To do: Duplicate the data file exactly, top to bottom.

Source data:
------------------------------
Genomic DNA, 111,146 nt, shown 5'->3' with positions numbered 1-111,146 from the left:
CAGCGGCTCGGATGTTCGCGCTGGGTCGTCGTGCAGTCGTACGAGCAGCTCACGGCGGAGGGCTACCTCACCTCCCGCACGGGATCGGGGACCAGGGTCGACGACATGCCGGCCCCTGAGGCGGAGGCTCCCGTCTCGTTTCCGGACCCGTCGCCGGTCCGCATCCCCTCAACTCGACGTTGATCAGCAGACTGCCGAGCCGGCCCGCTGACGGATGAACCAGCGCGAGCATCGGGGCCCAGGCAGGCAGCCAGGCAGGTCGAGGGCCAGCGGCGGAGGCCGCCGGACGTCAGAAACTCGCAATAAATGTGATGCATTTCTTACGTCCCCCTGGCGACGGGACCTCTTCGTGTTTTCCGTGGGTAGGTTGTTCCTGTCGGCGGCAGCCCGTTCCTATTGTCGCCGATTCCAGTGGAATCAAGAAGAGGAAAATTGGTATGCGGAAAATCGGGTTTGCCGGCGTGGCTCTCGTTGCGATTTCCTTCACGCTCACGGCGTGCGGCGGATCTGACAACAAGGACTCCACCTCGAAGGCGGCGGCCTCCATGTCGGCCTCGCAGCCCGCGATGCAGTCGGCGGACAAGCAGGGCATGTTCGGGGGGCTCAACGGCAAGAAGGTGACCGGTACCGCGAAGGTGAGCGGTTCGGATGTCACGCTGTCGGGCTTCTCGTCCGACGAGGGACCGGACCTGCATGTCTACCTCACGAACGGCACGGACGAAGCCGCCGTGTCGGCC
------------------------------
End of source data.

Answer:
Genomic DNA, 111,146 nt, shown 5'->3' with positions numbered 1-111,146 from the left:
CAGCGGCTCGGATGTTCGCGCTGGGTCGTCGTGCAGTCGTACGAGCAGCTCACGGCGGAGGGCTACCTCACCTCCCGCACGGGATCGGGGACCAGGGTCGACGACATGCCGGCCCCTGAGGCGGAGGCTCCCGTCTCGTTTCCGGACCCGTCGCCGGTCCGCATCCCCTCAACTCGACGTTGATCAGCAGACTGCCGAGCCGGCCCGCTGACGGATGAACCAGCGCGAGCATCGGGGCCCAGGCAGGCAGCCAGGCAGGTCGAGGGCCAGCGGCGGAGGCCGCCGGACGTCAGAAACTCGCAATAAATGTGATGCATTTCTTACGTCCCCCTGGCGACGGGACCTCTTCGTGTTTTCCGTGGGTAGGTTGTTCCTGTCGGCGGCAGCCCGTTCCTATTGTCGCCGATTCCAGTGGAATCAAGAAGAGGAAAATTGGTATGCGGAAAATCGGGTTTGCCGGCGTGGCTCTCGTTGCGATTTCCTTCACGCTCACGGCGTGCGGCGGATCTGACAACAAGGACTCCACCTCGAAGGCGGCGGCCTCCATGTCGGCCTCGCAGCCCGCGATGCAGTCGGCGGACAAGCAGGGCATGTTCGGGGGGCTCAACGGCAAGAAGGTGACCGGTACCGCGAAGGTGAGCGGTTCGGATGTCACGCTGTCGGGCTTCTCGTCCGACGAGGGACCGGACCTGCATGTCTACCTCACGAACGGCACGGACGAAGCCGCCGTGTCGGCC